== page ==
Monthly Archives: January 2011

Unemployment Advice– Good Times to Seek It (and Not Be Too Late)

If you are a Wisconsin worker seeking unemployment benefits, you may be considering the idea of getting an attorney versus not getting an attorney.

I am not writing this point to convince you to get an attorney like me– despite my self-interest in having people retain me, I understand that’s a decision for only you  to make.

However, I will say that the timing of when you make that decision (if you’re going to make it) is important.

Sometimes, workers will call me and tell me they are interested in retaining me, but they are at such an advanced point in unemployment proceedings and/or have had preventable problems occur that I tell them I can no longer give them my most beneficial advice and I should not be retained.

If you are considering whether or not to retain an unemployment attorney, please consider these points in time when it can be particularly helpful to get advice from an attorney:

  • Before you apply for benefits.

Most workers can apply for WI unemployment benefits and get the ball rolling without assistance from an attorney.

The State’s unemployment division has good, straight-forward website information here about filing an unemployment application.

However, on occasion a worker has discomfort or has issues (e.g. unusual circumstances and unemployment eligibility issue) that an attorney could be of assistance with.

  • Before you fill out written documentation that describes your job termination (e.g. a letter or discharge questionnaire where you describe your view of the facts about termination) and submit it to the unemployment office.

Employees often make mistakes on written formwork– e.g. write about irrelevant issues, cast blame or judgments about the employer– that contribute to a denial of benefits and make me cringe as an attorney when I read it later.

An attorney could often help with such formwork, although a worker’s errors in completing the forms are usually not fatal, and there are certainly later points the worker could win unemployment benefits and an attorney could be effective.

  • Before you have a phone interview with an unemployment representative.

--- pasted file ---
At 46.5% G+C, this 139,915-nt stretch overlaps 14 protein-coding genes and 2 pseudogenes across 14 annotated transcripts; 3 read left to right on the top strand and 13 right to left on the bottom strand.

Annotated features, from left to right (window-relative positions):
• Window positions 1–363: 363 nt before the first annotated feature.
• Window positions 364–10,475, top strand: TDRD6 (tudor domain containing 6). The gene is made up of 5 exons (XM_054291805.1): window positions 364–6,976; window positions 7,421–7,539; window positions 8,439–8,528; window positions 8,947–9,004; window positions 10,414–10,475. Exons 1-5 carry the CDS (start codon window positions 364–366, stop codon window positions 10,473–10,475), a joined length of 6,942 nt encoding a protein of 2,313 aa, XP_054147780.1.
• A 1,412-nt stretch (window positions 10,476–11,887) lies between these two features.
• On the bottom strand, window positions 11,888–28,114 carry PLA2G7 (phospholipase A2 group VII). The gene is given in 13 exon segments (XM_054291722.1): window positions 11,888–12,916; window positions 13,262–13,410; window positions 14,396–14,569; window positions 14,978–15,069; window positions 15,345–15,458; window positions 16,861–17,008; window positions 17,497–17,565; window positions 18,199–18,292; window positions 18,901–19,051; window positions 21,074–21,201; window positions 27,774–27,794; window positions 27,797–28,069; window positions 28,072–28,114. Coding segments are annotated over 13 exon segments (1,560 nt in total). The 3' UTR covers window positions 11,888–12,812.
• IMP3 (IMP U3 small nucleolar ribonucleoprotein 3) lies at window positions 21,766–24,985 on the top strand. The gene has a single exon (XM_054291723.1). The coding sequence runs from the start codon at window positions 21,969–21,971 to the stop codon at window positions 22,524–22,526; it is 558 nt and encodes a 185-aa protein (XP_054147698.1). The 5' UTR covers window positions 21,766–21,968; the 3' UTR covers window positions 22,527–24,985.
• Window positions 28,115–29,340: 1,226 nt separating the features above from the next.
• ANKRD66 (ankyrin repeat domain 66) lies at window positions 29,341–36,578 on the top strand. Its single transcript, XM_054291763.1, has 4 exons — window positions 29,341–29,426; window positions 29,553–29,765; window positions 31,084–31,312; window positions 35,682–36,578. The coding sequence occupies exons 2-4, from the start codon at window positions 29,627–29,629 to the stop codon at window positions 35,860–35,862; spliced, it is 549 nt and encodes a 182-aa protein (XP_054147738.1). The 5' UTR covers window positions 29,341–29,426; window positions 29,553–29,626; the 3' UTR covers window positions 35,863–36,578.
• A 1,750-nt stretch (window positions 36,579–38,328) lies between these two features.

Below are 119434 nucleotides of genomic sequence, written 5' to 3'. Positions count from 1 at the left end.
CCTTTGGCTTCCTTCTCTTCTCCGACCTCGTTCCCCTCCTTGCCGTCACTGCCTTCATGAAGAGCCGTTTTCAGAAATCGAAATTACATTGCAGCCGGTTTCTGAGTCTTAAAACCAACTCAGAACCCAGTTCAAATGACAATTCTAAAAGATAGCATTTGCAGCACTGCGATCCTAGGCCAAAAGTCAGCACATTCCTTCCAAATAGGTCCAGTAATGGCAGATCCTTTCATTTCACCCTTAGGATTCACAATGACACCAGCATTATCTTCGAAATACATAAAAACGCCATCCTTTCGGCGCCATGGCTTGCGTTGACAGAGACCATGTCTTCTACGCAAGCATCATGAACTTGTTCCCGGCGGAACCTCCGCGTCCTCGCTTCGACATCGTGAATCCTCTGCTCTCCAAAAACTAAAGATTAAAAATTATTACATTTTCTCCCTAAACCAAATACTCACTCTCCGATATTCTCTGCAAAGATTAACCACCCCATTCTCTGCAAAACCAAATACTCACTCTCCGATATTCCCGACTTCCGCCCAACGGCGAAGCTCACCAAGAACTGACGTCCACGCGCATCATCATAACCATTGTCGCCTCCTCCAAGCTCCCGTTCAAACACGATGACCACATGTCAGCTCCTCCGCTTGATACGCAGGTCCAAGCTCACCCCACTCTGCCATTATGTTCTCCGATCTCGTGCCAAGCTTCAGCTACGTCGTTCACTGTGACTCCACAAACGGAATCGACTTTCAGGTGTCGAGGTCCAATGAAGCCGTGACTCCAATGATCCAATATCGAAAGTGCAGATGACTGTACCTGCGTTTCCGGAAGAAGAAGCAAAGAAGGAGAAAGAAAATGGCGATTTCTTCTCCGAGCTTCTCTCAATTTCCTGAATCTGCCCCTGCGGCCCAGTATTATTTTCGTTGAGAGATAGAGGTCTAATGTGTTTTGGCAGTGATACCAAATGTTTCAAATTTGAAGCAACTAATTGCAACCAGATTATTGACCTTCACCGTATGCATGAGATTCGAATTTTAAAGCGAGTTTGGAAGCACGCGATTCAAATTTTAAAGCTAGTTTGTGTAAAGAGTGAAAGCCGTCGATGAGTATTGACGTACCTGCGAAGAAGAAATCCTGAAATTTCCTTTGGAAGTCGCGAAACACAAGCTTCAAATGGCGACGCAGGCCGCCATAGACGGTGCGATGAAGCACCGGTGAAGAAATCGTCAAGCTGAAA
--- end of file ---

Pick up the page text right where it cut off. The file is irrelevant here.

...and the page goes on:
The phone interview is common occasion where an employee often makes mistakes, and can benefit from legal advice.  With that said,  many workers do not seek out legal advice at this pre-interview stage, although some will read articles on the State’s unemployment website or on this blog.

Here are some articles I’ve written that are pertinent to preparing for a phone interview: Three Rules for an Unemployment Interview or Hearing , Unemployment: The Legal Decision-Maker Isn’t Your Friend (Or Enemy), and Employee Tip: Filing for Unemployment in WI; Preparing for Appeal and Hearing.

Also, there is a blog page here that lists links to all my unemployment-related blog articles.

These articles talk about factors to consider before a phone interview, but they do not provide legal advice (for which you’d need to talk to an attorney about your specific circumstances).  If you spoke to an attorney before your unemployment phone interview about your specific circumstances, an attorney could provide legal advice about which facts and issues are most important, and advice about how you should prepare for your particular phone interview.

  • Before your unemployment hearing.

If you are going to talk to an unemployment attorney, then the time to do it is definitely before you have a hearing.

Once an unemployment hearing has occurred, that event has locked into place the case’s  “record”– the recording of all the testimony and documents/exhibits for the matter.  Once this record is established at the hearing, the parties are stuck with it.  If a party loses and appeals, they must base the appeal on the record, and cannot introduce new evidence.

An attorney can be far more effective in helping a worker before the hearing, and before the record is created.  The attorney can help prepare for the hearing, and its anticipated witnesses, testimony and exhibits. An attorney can help a worker be sure that the hearing, and the record, contains the facts and evidence that are supportive of you.

It is common for me to get a call from a worker who has lost their hearing, did not like that result, and decides at that point an attorney could be of help with appealing the hearing result.  But at that point, the attorney is stuck with the record and with whatever problems occurred leading up to it.